Permaculture and Ecological Design

Today professionals and students in business, government, education, healthcare, building, economics, technology, and environmental sciences are being called upon to ‘design’ sustainable programs and activities.

Through systems science we have learned that actions taken today can affect the viability of living systems to support human activity and evolution for many generations to come. Sustainability is a concept introduced to communicate the imperative for humanity to develop in our built environment those conditions that will  sustain the structures, functions, and processes inextricably linked with capacities for life.

The challenge we face in this new era of sustainability is a realization that the goals and needs for developing sustainable conditions in our social environment are complex, diverse, and at times counter to the dynamics of ecological systems.

In recent years ecology has been called upon to include the studies of how humans interrelate with ecological processes, within ecosystems. (“Ecology”, 1998 Ernest Callenbach). Although humans are part of the natural ecosystem when we speak of human ecology, the relationships between humanity and the environment, it is helpful to think of the ‘environment’ as the social system. What are the relationships and interactions within this ecosystem? What are the relationships and interactions between the social system and ecological environment (this includes air, soil, water, physical living and nonliving structures)? How do the interactions between systems, affect the global ecosystem?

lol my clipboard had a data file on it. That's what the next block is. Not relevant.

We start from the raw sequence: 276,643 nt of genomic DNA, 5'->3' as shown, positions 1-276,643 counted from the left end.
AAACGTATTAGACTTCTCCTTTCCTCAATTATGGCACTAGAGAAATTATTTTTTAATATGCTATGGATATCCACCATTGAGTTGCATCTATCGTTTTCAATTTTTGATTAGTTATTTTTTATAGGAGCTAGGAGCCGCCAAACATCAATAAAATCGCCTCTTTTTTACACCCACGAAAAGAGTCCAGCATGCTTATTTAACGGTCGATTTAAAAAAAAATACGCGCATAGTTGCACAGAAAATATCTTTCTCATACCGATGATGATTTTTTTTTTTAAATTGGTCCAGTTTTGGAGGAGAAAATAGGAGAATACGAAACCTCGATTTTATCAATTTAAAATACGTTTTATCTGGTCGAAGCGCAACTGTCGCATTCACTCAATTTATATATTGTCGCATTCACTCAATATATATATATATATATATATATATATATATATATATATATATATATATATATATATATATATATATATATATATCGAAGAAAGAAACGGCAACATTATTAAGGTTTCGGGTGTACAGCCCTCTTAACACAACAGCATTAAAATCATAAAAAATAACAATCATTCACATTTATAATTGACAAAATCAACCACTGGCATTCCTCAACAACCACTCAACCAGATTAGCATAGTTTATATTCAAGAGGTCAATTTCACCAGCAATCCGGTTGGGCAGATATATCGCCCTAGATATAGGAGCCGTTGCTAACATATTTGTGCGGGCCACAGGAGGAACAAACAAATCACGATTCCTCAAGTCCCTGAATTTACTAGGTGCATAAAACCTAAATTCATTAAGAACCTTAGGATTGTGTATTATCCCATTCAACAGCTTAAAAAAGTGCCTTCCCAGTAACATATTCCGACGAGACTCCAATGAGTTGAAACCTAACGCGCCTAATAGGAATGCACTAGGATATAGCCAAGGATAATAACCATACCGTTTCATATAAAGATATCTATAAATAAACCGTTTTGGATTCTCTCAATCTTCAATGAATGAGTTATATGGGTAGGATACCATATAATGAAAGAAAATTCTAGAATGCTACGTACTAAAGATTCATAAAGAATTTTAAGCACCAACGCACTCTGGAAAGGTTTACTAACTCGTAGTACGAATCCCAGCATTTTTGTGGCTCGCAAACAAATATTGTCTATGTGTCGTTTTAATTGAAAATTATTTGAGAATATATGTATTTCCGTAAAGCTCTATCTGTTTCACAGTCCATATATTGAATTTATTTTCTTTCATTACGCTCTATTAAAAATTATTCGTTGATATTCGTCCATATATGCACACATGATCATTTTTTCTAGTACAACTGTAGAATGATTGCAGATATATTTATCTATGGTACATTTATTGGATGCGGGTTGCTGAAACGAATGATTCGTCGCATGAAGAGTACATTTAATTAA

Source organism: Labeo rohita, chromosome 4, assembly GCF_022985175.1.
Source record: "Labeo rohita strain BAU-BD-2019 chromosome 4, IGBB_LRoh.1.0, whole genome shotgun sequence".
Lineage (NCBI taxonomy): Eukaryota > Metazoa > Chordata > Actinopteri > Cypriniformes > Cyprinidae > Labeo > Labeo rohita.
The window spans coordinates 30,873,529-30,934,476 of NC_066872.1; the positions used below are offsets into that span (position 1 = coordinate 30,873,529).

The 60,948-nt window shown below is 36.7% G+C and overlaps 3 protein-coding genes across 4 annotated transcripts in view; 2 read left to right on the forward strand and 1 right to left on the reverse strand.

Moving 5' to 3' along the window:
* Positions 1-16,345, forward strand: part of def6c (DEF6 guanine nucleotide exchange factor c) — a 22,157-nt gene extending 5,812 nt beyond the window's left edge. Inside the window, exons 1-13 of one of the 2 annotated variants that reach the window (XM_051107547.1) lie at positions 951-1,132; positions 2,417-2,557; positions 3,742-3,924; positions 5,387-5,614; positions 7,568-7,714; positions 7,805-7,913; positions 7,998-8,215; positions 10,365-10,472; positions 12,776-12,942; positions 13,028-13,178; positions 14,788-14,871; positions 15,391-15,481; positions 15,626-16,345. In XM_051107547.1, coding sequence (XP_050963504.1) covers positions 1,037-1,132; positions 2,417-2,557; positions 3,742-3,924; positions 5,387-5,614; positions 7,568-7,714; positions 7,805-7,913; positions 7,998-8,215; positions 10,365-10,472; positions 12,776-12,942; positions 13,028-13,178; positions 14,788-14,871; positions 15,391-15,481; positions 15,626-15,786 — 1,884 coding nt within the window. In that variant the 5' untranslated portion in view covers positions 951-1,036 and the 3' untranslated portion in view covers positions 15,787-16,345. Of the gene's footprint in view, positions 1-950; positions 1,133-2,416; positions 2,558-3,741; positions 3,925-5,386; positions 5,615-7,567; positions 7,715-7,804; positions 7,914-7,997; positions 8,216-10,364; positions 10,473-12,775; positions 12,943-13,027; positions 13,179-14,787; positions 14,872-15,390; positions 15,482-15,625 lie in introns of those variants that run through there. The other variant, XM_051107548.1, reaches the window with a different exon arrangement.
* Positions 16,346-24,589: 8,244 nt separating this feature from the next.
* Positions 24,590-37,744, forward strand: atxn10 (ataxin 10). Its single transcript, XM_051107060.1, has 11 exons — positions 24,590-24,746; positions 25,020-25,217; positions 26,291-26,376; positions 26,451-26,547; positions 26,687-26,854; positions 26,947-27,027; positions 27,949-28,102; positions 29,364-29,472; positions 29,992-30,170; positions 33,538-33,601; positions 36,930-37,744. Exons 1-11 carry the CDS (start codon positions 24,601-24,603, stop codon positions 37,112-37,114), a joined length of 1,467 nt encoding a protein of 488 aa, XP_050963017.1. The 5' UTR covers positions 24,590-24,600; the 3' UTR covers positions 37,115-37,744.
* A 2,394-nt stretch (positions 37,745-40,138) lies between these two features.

The most fundamental means we have as a society in transforming human ecology is through modeling and designing in our social environment those conditions that will influence  sustainable interactions and relationships within the global ecological system.

“The social system is a central concept in human ecology because human activities that impact the global ecosystem are strongly influenced by the society in which people live” (“Human Ecology”, 2001 Gerald Marten). Currently, social system designs create fragmentation, and counter productive relationships with ecological environments and dynamic processes. Such design in social organizations directs human activity towards unsustainable patterns of behavior and living conditions that create imbalances in both social and environmental ecologies. We must learn anew how to ‘design’ within our social environment, viable, sustainable, and regenerative system conditions.